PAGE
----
up. Mixing memory and desire." He suddenly got to his feet. He
looked at the ocean. "Sybil," he said, "I'll tell you
what we'll do. We'll see if we can catch a bananafish."


bananafish," he said, and undid the belt of his robe. He took
off the robe. His shoulders were white and narrow, and his trunks
were royal blue. He folded the robe, first lengthwise, then in
thirds. He unrolled the towel he had used over his eyes, spread it
out on the sand, and then laid the folded robe on top of it. He bent
over, picked up the float, and secured it under his right arm. Then,
with his left hand, he took Sybil's hand.

two started to walk down to the ocean.

imagine you've seen quite a few bananafish in your day," the
young man said.

shook her head.

haven't? Where do you live, anyway?"

don't know," said Sybil.

you know. You must know. Sharon Lipschutz knows where she lives and
she's only three and a half."

stopped walking and yanked her hand away from him. She picked up an
ordinary beach shell and looked at it with elaborate interest. She
threw it down. "Whirly Wood, Connecticut," she said, and
resumed walking, stomach foremost.

Wood, Connecticut," said the young man. "Is that anywhere
near Whirly Wood, Connecticut, by any chance?"

looked at him. "That's where I live," she said impatiently.
"I live in Whirly Wood, Connecticut." She ran a few steps
ahead of him, caught up her left foot in her left hand, and hopped
two or three times.

have no idea how clear that makes everything," the young man

released her foot. "Did you read `Little Black Sambo'?" she

very funny you ask me that," he said. "It so happens I just
finished reading it last night." He reached down and took back
Sybil's hand. "What did you think of it?" he asked her.

the tigers run all around that tree?"

thought they'd never stop. I never saw so many tigers."

were only six," Sybil said.

six!" said the young man. "Do you call that only?"

you like wax?" Sybil asked.

I like what?" asked the young man. "Wax."

much. Don't you?"

nodded. "Do you like olives?" she asked.

Olives and wax. I never go anyplace without 'em."

you like Sharon Lipschutz?" Sybil asked.

Yes, I do," said the young man. "What I like particularly
about her is that she never does anything mean to little dogs in the
lobby of the hotel. That little toy bull that belongs to that lady
from Canada, for instance. You probably won't believe this, but some
little girls like to poke that little dog with balloon sticks. Sharon
doesn't. She's never mean or unkind. That's why I like her so much."

was silent.

like to chew candles," she said finally.

doesn't?" said the young man, getting his feet wet. "Wow!
It's cold." He dropped the rubber float on its back. "No,
wait just a second, Sybil. Wait'll we get out a little bit."

waded out till the water was up to Sybil's waist. Then the young man
picked her up and laid her down on her stomach on the float.

you ever wear a bathing cap or anything?" he asked.

let go," Sybil ordered. "You hold me, now."

Carpenter. Please. I know my business," the young man said. "You
just keep your eyes open for any bananafish. This is a perfect day
for bananafish."

don't see any," Sybil said.

understandable. Their habits are very peculiar." He kept pushing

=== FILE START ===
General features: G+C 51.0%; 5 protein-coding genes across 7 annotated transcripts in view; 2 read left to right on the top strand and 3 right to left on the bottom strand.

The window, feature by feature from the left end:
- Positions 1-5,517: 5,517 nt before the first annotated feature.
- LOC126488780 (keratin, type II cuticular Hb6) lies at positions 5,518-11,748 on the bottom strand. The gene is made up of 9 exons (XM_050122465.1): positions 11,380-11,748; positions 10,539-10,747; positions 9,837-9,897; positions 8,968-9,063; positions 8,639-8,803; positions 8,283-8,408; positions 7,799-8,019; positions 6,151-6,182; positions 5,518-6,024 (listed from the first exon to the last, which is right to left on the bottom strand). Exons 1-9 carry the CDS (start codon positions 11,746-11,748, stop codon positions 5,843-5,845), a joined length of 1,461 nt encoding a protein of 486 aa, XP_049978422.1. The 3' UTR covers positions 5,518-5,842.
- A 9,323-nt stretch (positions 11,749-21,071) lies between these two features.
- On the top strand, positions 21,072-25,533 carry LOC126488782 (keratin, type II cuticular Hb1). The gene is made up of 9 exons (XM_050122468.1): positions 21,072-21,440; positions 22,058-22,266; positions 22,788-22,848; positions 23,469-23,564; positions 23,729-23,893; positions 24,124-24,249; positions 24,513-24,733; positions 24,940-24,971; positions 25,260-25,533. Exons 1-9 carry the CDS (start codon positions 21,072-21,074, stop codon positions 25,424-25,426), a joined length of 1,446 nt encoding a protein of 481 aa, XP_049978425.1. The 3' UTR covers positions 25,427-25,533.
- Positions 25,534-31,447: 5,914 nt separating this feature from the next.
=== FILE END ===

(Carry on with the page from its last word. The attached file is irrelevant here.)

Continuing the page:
the float. The water was not quite up to his chest. "They lead a
very tragic life," he said. "You know what they do, Sybil?"

shook her head.

they swim into a hole where there's a lot of bananas. They're very
ordinary-looking fish when they swim in. But once they get in, they
behave like pigs. Why, I've known some bananafish to swim into a
banana hole and eat as many as seventy-eight bananas." He edged
the float and its passenger a foot closer to the horizon. "Naturally,
after that they're so fat they can't get out of the hole again. Can't
fit through the door."

too far out," Sybil said. "What happens to them?"

happens to who?"


you mean after they eat so many bananas they can't get out of the
banana hole?"

said Sybil.

I hate to tell you, Sybil. They die."

asked Sybil.

they get banana fever. It's a terrible disease."

comes a wave," Sybil said nervously.

ignore it. We'll snub it," said the young man. "Two snobs."
He took Sybil's ankles in his hands and pressed down and forward. The
float nosed over the top of the wave. The water soaked Sybil's blond
hair, but her scream was full of pleasure.

her hand, when the float was level again, she wiped away a flat, wet
band of hair from her eyes, and reported, "I just saw one."

what, my love?"


God, no!" said the young man. "Did he have any bananas in
his mouth?"

said Sybil. "Six."

young man suddenly picked up one of Sybil's wet feet, which were
drooping over the end of the float, and kissed the arch.

said the owner of the foot, turning around.

yourselfl We're going in now. You had enough?"


he said, and pushed the float toward shore until Sybil got off it. He
carried it the rest of the way.

said Sybil, and ran without regret in the direction of the hotel.

young man put on his robe, closed the lapels tight, and jammed his
towel into his pocket. He picked up the slimy wet, cumbersome float
and put it under his arm. He plodded alone through the soft, hot sand
toward the hotel.

the sub-main floor of the hotel, which the management directed
bathers to use, a woman with zinc salve on her nose got into the
elevator with the young man.

BOOK: Nine Stories
6.39Mb size Format: txt, pdf, ePub